OnePlus have arguably shifted their strategy from being the flagship killer to going right up against premium-priced flagship phones. As they introduced more features to keep critics happy, the prices went up, causing critics from a different direction.
Similar to previous years, the OnePlus 9 Pro ups the spec with a new Hasselblad collaboration with aims to be recognised as one for the best camera phones out there. While the S21 dropped in price (cutting back some specs) the OnePlus 9 Pro sees a small price rise of £30, taking the base model to £829. This still makes them one of the most affordable premium options out there but do all these new features justify this cost?
OnePlus 9 Pro 5G (UK) SIM-Free Smartphone with Hasselblad…
- 48MP Primary, 50MP Ultra-Wide, Telephoto and…
- Perfection in Motion – 8K Video recording + 4K…
- Fluid Display 2.0 – 6.7″ Smart 120Hz AMOLED…
- A day’s power in 15 minutes – 4500 mAh Battery,…
OnePlus 9 Pro vs OnePlus 9 Specification
|OnePlus 9 Pro||OnePlus 9|
|Size/Weight||163.2 x 73.6 x 8.7mm / 197g||160 x 74.2 x 8.7mm / 192g|
|Screen||6.7-inch AMOLED with LTPO||6.55-inch AMOLED|
|3216 x 1440 pixels
|2400 x 1080 pixels 402 ppi|
|120Hz refresh rate (Variable; able to drop to 1Hz)||120Hz refresh rate|
|20.1:9 aspect ratio||20:9 aspect ratio|
|Audio||Dual stereo speakers||Dual stereo speakers|
|Chipset||Snapdragon 888||Snapdragon 888|
|RAM||8GB or 12GB LPDDR5||8GB or 12GB LPDDR5|
|Storage||128GB or 256GB UFS3.1||128GB or 256GB UFS3.1|
|Camera (front)||16MP Sony IMX471||16MP Sony IMX471|
|Camera (rear)||Primary: Sony IMX789 48MP f/1.8, 1/1.43’’ OIS||Primary: Sony IMX689 48MP f/1.8, 1/1.43″|
|Ultra-wide: Sony IMX766 50MP f/2.2||Ultra-wide: Sony IMX766 50MP f/2.2|
|Telephoto: 8-megapixels f/2.4||Mono: 2-megapixels|
|Mono: 2-megapixels||Video: 8K/30, 4K/60 1080p/60 with EIS|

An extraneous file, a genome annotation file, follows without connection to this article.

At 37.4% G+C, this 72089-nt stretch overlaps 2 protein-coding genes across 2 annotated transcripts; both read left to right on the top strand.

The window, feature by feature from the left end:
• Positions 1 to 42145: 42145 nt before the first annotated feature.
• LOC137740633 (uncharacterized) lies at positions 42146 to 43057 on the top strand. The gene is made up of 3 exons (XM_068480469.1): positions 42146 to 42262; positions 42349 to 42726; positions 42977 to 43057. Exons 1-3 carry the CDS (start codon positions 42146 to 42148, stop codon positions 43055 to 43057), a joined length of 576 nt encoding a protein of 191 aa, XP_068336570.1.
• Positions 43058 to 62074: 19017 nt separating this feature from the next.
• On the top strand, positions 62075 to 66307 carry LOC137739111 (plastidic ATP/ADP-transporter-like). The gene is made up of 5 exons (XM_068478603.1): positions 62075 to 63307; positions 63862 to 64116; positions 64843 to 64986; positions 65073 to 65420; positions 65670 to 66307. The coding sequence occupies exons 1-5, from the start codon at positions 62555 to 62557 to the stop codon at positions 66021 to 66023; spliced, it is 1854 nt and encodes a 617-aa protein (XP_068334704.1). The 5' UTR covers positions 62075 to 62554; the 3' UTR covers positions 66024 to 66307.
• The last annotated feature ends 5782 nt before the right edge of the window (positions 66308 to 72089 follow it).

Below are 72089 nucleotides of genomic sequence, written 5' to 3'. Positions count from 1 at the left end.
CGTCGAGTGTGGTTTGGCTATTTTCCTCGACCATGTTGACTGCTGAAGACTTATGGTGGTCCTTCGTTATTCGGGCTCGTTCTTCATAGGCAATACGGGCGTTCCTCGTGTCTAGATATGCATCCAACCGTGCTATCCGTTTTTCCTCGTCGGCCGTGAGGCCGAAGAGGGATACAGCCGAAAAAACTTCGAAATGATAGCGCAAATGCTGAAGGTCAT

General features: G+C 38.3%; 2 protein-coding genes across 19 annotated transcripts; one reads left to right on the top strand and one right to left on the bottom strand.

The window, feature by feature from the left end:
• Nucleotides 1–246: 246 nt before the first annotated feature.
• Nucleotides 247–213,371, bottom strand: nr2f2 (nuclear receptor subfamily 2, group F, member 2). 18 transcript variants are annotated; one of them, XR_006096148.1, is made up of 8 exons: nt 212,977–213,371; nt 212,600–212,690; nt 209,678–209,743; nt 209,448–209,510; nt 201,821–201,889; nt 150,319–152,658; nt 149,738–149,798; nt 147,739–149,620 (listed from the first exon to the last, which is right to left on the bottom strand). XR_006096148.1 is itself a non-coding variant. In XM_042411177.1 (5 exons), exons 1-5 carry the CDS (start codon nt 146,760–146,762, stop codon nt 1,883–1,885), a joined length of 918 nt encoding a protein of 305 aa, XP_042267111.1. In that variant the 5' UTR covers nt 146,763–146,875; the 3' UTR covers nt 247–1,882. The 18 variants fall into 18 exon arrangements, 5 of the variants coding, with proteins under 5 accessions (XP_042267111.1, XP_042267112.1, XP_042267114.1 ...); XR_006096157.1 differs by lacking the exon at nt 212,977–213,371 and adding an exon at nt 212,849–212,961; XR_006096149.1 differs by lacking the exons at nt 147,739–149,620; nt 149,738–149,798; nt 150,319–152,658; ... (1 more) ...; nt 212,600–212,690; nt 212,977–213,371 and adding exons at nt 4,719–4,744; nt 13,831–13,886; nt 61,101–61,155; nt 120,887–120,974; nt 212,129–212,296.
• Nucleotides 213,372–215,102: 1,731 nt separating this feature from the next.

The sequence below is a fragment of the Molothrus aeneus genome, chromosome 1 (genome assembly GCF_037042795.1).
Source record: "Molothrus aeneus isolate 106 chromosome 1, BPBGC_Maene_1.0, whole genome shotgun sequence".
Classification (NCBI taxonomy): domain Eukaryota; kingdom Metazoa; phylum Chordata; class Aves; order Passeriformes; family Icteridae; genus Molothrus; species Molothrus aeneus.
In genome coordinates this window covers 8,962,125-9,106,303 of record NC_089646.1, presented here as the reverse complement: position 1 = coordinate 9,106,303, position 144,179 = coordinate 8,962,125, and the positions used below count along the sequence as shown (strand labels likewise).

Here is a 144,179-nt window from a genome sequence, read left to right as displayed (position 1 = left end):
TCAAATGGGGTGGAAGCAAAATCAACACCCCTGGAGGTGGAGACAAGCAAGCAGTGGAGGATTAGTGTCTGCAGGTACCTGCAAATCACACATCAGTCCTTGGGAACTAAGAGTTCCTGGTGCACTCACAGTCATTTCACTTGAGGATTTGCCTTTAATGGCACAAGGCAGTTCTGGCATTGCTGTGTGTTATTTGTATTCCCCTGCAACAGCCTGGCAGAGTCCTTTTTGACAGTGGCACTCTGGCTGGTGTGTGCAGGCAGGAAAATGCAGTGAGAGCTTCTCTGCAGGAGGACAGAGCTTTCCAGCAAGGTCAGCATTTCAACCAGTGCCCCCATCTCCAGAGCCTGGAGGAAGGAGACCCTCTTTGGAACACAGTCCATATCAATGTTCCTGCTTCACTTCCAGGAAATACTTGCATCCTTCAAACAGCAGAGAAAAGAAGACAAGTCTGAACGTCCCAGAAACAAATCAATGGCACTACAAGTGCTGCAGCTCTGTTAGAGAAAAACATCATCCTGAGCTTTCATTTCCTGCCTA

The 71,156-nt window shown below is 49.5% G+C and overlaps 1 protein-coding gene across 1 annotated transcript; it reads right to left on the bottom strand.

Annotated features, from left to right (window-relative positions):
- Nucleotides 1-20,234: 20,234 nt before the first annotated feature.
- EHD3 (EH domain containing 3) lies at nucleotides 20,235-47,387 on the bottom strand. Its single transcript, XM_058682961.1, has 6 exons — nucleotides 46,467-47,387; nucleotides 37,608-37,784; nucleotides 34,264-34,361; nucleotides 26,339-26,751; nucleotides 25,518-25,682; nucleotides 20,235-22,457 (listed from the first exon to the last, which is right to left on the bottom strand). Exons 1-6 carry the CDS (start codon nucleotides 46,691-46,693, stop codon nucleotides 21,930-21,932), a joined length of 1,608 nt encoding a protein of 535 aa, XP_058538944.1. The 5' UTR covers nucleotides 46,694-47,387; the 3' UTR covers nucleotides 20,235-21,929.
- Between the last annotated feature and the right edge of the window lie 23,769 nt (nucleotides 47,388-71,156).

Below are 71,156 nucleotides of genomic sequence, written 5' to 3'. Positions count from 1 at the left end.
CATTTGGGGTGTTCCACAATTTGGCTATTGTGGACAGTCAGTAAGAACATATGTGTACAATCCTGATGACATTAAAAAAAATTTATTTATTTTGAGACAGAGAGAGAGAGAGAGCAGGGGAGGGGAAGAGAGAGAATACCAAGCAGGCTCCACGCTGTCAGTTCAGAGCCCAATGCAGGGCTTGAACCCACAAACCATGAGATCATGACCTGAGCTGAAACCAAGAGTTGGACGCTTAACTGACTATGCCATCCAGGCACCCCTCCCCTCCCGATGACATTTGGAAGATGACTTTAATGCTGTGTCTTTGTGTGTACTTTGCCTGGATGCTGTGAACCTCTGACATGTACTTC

|Video: 8K/30, 4K/60 1080p/60 with EIS|
|Connectivity||Dual band Wi-Fi 6 2×2 MIMO||Dual band Wi-Fi 6 2×2 MIMO|
|5G with VoLTE, ViLTE and VoWiFi||5G with VoLTE, ViLTE and VoWiFi|
|Bluetooth 5.2 + aptX & aptX HD, LDAC, AAC||Bluetooth 5.2 + aptX & aptX HD, LDAC, AAC|
|USB-C 3.1 Gen 1||USB-C 3.1 Gen 1|
|65T Warp Charge (10V/6.5A)||65T Warp Charge (10V/6.5A)|
|50W Warp Charge 50 Wireless||15W Qi Wireless Charging|
|Alert Slider||Alert Slider|
|OnePlus 65W charger in box||OnePlus 65W charger in box|
|Pre-applied screen protector||Pre-applied screen protector|
|IP68 rated||Not IP68|
There is not actually a great deal separating the two phones. On paper, they look superb. Mainly the cheaper model uses a flat display that lacks the variable refresh rate but still has 120Hz. The main camera is last year’s Sony IMX689. There is 15W wireless vs 50W (saves you money on the £70 50W charger). Then it appears the OP9 lacks an IP rating, which is quite a big deal for me as I run and cycle a lot, inevitably exposing the phone to sweat and rain.
Design & Display
The overall design and build quality are excellent, some people dislike the camera bump, but it seems to be as good/bad as pretty much anything else out there.
I opted for the Morning Mist colour giving you a shiny metallic silver back bordering on a mirror finish. It is visually impressive but was quickly placed inside a thick ugly black Spigen case because I have no intention of breaking an £800+ phone.
The 6.7-inch AMOLED display offers a moderate curve ging the phone an attractive appearance without the curve being too annoying. This uses LTPO, which allows the phone to have a variable refresh rate compared to the static refresh rate of the OnePlus 9; this should help with battery performance, lowering the refresh rate when not needed. However, some people are sensitive to this, due to PWM sensitivity, so it may not be ideal for everyone.